• Getting fairness opinions that appear to justify the lowest possibly EV and market cap for personal reasons and for its less sophisticated shareholders to anchor to.

    • The fairness opinion comes to an equity value of about $60m but only counts $10 of the estimated $34m of cash on the balance sheet as excess.

This begs the question, management owns 17% of AHT and will own 17% of AINC, why would they get fairness opinions justifying the low valuation, intentionally confuse investors, and try to keep institutions out?

  • The answer is so management can own a lot more of the company post-spin, more than the 17% they own now. How much more is dependent upon the valuation and that number being low. The key is in the deferred compensation plan:

    • Currently, the CEO Monty Bennett & his father have 1.6m shares/or ~$18.1 dollars worth of AHT stock in a deferred compensation plan.

      • Since it is deferred comp and “at-risk”, and an obligation of AHT, it is not reported as ownership of AHT.

    • As part of the spin, AINC will be taking on the deferred comp plan and we anticipate the Bennetts exchanging the $18.1 in AHT for an equivalent amount of AINC.

      • While outsiders get a small number of shares for each share, management, in their deferred comp plan is getting a 1 to 1 exchange ratio. They’re essentially buying AINC hand over fist.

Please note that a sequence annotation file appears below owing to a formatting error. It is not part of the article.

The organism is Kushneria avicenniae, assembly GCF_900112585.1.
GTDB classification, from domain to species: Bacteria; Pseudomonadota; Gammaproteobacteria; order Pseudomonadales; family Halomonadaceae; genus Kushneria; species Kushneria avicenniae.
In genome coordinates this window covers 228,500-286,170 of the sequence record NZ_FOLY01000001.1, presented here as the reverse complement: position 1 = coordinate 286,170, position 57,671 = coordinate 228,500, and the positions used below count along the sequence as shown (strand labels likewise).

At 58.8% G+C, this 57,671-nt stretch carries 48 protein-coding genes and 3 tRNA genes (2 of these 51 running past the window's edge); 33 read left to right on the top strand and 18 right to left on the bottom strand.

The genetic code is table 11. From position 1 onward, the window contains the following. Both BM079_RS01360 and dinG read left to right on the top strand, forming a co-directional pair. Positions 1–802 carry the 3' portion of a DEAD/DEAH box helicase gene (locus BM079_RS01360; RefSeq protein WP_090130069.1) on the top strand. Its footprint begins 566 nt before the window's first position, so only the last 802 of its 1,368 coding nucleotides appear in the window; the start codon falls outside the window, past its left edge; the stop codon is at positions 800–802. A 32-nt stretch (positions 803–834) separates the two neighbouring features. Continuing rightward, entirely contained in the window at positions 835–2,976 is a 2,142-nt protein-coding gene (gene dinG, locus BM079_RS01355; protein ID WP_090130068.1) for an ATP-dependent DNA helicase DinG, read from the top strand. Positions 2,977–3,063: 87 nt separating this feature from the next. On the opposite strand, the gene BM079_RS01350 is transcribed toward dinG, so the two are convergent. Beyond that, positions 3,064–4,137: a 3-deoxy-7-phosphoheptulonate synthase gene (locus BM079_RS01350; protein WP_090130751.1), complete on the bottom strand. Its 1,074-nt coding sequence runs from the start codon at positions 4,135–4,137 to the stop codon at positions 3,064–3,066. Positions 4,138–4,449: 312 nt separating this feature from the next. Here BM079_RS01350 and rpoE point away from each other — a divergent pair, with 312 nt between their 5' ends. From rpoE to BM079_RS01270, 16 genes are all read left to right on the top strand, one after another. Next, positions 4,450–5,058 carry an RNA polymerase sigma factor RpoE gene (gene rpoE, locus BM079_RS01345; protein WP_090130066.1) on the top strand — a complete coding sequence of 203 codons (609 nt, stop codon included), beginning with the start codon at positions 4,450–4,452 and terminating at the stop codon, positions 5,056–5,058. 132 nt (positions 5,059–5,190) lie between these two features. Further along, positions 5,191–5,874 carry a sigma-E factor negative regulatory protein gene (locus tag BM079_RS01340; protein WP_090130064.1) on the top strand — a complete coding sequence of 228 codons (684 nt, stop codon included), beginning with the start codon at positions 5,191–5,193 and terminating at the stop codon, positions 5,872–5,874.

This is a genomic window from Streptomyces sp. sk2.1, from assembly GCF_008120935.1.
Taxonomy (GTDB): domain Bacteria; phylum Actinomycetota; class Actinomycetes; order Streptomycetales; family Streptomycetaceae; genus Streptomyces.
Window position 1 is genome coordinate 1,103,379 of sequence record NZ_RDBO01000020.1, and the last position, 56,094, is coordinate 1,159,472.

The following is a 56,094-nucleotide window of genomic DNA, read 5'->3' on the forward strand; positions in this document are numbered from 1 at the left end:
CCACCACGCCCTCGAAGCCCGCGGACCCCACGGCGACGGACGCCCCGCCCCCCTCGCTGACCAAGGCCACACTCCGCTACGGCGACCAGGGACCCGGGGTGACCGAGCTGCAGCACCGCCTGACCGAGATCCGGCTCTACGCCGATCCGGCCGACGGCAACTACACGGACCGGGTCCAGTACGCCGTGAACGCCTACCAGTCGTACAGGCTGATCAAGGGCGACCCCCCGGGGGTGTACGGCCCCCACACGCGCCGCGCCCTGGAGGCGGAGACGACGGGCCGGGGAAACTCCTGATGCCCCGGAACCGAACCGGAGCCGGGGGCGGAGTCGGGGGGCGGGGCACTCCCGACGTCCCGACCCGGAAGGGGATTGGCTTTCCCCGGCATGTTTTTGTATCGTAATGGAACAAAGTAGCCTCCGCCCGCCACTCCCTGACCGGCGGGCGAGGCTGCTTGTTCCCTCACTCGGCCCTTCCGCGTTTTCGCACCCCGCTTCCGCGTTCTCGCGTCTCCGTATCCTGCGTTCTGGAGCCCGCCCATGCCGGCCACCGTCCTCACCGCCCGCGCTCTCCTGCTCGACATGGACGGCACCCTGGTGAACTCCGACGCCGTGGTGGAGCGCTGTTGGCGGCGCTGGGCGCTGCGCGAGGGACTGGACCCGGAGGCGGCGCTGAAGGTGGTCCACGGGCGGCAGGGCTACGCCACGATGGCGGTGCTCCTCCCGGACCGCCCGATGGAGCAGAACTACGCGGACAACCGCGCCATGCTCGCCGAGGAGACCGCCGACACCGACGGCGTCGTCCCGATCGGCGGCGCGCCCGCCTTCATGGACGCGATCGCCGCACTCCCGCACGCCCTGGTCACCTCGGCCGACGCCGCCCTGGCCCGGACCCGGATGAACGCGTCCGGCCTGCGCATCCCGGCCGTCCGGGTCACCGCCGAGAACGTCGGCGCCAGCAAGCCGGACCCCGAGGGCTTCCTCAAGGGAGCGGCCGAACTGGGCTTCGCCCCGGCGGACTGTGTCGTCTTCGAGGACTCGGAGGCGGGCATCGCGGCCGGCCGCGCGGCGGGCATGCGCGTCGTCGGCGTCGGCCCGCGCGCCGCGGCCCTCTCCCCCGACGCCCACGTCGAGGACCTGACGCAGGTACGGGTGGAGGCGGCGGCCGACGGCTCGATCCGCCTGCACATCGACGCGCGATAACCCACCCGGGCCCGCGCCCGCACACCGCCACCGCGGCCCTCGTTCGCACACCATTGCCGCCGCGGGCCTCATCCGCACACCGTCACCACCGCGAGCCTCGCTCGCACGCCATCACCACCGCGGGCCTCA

• The exchange amount will be established based on a VWAP and weak trading allows them to get more shares and a greater % ownership of the management company.

        • At current share prices, the CEO & his father could increase their stake in AINC by about 186k shares (increasing the share-count from 1.99m to nearly 2.18m and pushing insider ownership near 35%).

Valuation, Bear, Base Case, and Bull Upside Case/Optionality

We think AINC is undervalued & "underearning" today, we think this will be realized as time goes on:

  • Management indicated on the initial call there is PF Revenue of $38m, but based on the Total Market Capitalization of about $5.7b for AHP/AHT that gets us to about $39.9m in PF Rev, plus there is another $100m or so committed to the hedge fund @ 1.5% which AINC will receive $1.05m from for a total of $40.95m.

  • We think management padded the expenses to justify a low valuation, but splitting the difference from the $28m they were at initially with the $35m they’re at now gets us expenses of about $32m and initial EBIT of about $8.5m.

However, as time goes on, we expect AINC to have AHP and AHT do deals and expand their Total Market Capitalization with both debt and equity. We also expect AINC’s base fee to increase and AIM to expand the asset management platform, increasing revenues and operating income. Here are some other things to consider as it relates to revenues going forward:

  • We believe fees will increase, almost immediately from the stated management estimates.